6/05/2006

Nanny: The Short Version

Were I ever to write a book, I have two people in my life who would make the perfect subjects. One is my Nanny, my mom's mom and the other is my Opa, my mother-in-law's dad. Since this post is intended for Glenda's upcoming issue of the Standard, and since I don't have much time to write, I will only wrote about my Nanny for now.

Where should I begin with the story of my Nanny? Marjorie Whitehand grew up in England and did not come to Canada until my mother was 16 (I am not sure how old she would have been at that point). Her story is one that took a long time to develop; it reached it's climax only six years ago, the year before my older sister was married. Nanny will be 81 this year. The events that would make her who she is today began a long time ago.
Nanny came from a fairly large family. To the best of my knowledge, there were at least 6 or 8 children. As far as I have been told, her mother died giving birth when Nanny was 9. Her father, unable to cope, abandoned the children to the local orphanage in Warwick. Fortunately, the orphanage had the good sense to keep all of the children together.
For those of you who are unaware, England still labours under its class system. This was even more the case pre-World War II. Being an orphan, or a "home kid" as it was called, immediately put you into a lower class of people. Kids then, as now, made fun of anyone who was different or of a lower class. Home kids were no exception and bore the brunt of what I can only assume was some very unkind teasing. Nanny and her brother Tommy looked out for the younger ones. The girls would enter service in their early teens (ie: they were maids). I am not certain what the boys did.
In 1939, England declared war on Germany. My Nanny lied about her age and joined the WRENS, the Women's Royal English Navy. I doubt very much that she did this as soon as war was declared, as she would only have been 14. I do know that she did lie in order to get in. As she tells it, there was a certain excitement to the war. Handsome soldiers were always milling about. She met a man, whose name no one knows but her, and had my mom's brother Peter. Towards the end of the war she met Ed Harlick, the man who would eventually be my Grandad.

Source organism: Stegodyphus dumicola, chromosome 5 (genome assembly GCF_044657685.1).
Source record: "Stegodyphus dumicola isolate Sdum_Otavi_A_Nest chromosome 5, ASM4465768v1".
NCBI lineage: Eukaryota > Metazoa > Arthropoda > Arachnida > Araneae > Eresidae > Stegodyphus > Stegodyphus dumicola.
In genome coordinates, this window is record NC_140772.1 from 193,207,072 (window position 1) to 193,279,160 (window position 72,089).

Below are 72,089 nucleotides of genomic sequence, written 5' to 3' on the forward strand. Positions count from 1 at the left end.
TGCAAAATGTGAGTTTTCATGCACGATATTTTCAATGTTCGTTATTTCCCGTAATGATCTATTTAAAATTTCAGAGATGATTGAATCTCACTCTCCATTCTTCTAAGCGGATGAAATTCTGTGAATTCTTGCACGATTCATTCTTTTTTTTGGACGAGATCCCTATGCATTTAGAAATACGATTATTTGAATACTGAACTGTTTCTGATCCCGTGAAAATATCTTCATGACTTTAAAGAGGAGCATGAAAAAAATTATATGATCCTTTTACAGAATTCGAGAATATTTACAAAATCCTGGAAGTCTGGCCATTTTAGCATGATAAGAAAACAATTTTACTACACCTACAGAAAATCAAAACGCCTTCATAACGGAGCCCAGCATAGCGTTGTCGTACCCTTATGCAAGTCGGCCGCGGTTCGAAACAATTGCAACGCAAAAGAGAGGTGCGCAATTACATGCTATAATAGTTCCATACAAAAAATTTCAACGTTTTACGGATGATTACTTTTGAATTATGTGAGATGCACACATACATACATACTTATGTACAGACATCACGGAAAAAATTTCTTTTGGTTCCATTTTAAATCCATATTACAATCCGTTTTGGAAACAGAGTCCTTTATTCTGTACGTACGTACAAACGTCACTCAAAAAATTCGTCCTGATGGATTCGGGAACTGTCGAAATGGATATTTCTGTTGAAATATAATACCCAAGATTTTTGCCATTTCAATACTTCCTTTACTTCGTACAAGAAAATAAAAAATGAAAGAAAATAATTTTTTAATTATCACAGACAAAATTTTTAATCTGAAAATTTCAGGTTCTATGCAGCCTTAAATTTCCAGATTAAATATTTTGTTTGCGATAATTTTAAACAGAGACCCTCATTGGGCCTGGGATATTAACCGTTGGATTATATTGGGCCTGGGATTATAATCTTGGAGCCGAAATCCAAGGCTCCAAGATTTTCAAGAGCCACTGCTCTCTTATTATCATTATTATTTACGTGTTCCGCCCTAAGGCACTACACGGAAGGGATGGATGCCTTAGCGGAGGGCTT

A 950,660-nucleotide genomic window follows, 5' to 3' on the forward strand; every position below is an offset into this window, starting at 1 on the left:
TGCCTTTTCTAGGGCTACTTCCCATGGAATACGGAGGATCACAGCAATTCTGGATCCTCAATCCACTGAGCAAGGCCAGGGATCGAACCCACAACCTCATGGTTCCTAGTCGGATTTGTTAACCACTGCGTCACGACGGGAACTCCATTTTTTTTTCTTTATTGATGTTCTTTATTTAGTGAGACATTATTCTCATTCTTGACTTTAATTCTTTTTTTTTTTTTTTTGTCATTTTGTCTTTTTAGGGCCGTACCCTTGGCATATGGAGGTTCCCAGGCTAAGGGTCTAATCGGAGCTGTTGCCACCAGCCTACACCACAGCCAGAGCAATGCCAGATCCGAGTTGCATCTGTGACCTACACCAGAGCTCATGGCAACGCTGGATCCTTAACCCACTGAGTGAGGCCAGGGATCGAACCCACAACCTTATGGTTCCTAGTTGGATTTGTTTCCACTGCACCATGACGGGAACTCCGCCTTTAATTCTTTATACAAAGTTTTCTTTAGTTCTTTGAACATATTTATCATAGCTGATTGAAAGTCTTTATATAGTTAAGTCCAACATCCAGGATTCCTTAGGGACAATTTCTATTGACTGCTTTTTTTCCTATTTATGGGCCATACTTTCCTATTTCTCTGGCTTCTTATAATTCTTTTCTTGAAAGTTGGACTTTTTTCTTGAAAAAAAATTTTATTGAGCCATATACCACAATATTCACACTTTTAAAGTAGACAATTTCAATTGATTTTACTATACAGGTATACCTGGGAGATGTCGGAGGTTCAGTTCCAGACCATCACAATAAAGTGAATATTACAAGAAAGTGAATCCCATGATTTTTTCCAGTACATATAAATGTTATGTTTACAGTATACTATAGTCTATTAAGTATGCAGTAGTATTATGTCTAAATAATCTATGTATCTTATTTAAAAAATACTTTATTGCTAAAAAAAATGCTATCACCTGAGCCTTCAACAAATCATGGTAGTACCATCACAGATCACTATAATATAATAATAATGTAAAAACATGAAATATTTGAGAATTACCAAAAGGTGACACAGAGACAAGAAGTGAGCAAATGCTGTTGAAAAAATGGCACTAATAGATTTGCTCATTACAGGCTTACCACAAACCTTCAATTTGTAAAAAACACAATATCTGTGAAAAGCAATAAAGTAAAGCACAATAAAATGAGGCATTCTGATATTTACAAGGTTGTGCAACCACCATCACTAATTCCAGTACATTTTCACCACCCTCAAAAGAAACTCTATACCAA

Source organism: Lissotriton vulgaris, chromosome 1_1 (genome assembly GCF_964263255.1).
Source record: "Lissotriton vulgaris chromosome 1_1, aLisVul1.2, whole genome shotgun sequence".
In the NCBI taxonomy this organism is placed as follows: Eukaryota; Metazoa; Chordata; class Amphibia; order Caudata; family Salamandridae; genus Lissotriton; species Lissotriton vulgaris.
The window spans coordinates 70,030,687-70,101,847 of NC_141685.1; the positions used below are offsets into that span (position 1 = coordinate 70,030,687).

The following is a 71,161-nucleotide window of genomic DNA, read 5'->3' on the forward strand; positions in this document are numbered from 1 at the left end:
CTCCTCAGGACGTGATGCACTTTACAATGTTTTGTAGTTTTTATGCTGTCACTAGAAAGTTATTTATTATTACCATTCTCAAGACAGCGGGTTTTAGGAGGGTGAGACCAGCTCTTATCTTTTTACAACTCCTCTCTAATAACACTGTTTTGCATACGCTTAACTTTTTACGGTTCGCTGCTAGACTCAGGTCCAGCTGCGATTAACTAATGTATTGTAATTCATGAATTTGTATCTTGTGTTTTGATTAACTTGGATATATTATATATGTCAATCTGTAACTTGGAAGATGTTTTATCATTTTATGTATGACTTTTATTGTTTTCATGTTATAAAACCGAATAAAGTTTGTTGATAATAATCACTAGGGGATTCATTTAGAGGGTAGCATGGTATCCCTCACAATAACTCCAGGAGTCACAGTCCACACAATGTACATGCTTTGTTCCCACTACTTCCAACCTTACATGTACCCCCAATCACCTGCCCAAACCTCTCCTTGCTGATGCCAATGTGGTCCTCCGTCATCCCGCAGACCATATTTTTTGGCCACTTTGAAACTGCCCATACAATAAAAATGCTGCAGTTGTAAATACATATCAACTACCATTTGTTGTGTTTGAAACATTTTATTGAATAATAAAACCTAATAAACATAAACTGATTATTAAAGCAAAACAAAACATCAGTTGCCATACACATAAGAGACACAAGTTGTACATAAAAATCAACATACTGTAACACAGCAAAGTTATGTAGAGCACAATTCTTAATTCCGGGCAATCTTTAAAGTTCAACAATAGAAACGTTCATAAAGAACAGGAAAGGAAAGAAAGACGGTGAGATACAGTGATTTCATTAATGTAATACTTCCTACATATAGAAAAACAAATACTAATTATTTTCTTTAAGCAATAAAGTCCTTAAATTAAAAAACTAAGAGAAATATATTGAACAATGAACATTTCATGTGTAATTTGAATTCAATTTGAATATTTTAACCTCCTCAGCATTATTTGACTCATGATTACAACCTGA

Despite the excitement of World War 2, there was also tragedy. She experienced the bombing of London. Her brother Tommy joined the airforce in 1943 and was shot down only a year later. To this day she still remembers the circumstances under which she received the telegram. My mother keeps a copy of it with some old photographs of Nanny, Tommy and some family members who have since passed on.
After the war ended, Nanny and my Grandad moved to Portsmouth. My Grandad continued to serve in the Navy until the early 60's. My Grandad was not from England strictly speaking, but from Newfoundland. When his term of service ended, he decided to move his family back to Canada. Instead of Newfoundland, they moved to Toronto. My mother would eventually meet my father and get married. Nanny and Grandad later moved out to St. John's, Newfoundland only to move back to Toronto again.
At this point, Nanny's story took a bend that would have unforeseen consequences. On the move back, the moving company lost all of Grandad's service records and they were never recovered. There is no way to recover this lost information, as up until the mid 70's, England would give their servicemen and women all of their information upon leaving the Army, Navy or Airforce. This policy has since been changed.
Nanny also decided to cut all contact with her remaining family in England. Up until this time, she regularly (or at least irregularly) wrote to relatives. What made her decide to stop has never been explained, but it is something she deeply regrets. Over the next 30 years, she would have no communication with her family at all. She decided that it was a chapter in her life that was now closed. She would never be able to go back to England. Better to carry on as best as she possibly could.
One day, about 6 or 7 years ago, sometime after my Grandad died, my uncle Martin began looking on the web for some information on the Whitehand's. He came across a site that had a list of Whitehand relatives and where they were living. Two people were of particular interest: a John who was living in Australia, and Mary who was living in the Warwick area in England. Nanny plucked up the courage, which must have been considerably difficult, and called Mary.
It was her sister.
I can only imagine the tears that must have flowed between them. Only a year before, their sister Violet had died. Nanny deeply regrets that she did not find Mary earlier, in time to see Violet. Both women were widowers. Uncertain as to whether or not John was indeed a relative, it appeared that they were the only two left.
That year, Nanny made a trip to England to visit Mary. It was the first time she had been back since coming to Canada... a space of forty years. She visited the orphanage she grew up in, went to the little house on Mallins Rd in Portsmouth that was her home for so many years. I have no doubt that she must have battled many ghosts from her past.
My mother went back to England for a visit, also her first visit since coming to Canada. The next year, Mary came to visit. Then Nanny visited. Then I and my sister visited. Then Mary visited again. It seems likely that there will be more visits in the future. As for my Nanny, I can only say that at the end of your life, it must be good to have some closure.

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